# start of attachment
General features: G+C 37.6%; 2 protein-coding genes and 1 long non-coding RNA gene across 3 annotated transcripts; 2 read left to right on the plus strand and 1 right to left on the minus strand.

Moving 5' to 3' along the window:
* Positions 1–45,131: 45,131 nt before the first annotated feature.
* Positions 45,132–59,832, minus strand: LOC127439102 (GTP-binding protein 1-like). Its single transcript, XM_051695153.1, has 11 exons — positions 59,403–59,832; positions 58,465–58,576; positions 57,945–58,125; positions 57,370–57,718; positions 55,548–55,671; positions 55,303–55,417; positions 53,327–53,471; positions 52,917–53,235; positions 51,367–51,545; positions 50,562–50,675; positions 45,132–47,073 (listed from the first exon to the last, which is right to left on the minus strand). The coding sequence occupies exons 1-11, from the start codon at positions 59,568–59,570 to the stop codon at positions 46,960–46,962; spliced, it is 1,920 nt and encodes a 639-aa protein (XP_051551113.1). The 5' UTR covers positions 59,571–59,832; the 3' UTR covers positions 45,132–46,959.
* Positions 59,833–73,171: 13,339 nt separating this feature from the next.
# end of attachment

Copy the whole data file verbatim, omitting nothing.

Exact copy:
General features: G+C 37.6%; 2 protein-coding genes and 1 long non-coding RNA gene across 3 annotated transcripts; 2 read left to right on the plus strand and 1 right to left on the minus strand.

Moving 5' to 3' along the window:
* Positions 1–45,131: 45,131 nt before the first annotated feature.
* Positions 45,132–59,832, minus strand: LOC127439102 (GTP-binding protein 1-like). Its single transcript, XM_051695153.1, has 11 exons — positions 59,403–59,832; positions 58,465–58,576; positions 57,945–58,125; positions 57,370–57,718; positions 55,548–55,671; positions 55,303–55,417; positions 53,327–53,471; positions 52,917–53,235; positions 51,367–51,545; positions 50,562–50,675; positions 45,132–47,073 (listed from the first exon to the last, which is right to left on the minus strand). The coding sequence occupies exons 1-11, from the start codon at positions 59,568–59,570 to the stop codon at positions 46,960–46,962; spliced, it is 1,920 nt and encodes a 639-aa protein (XP_051551113.1). The 5' UTR covers positions 59,571–59,832; the 3' UTR covers positions 45,132–46,959.
* Positions 59,833–73,171: 13,339 nt separating this feature from the next.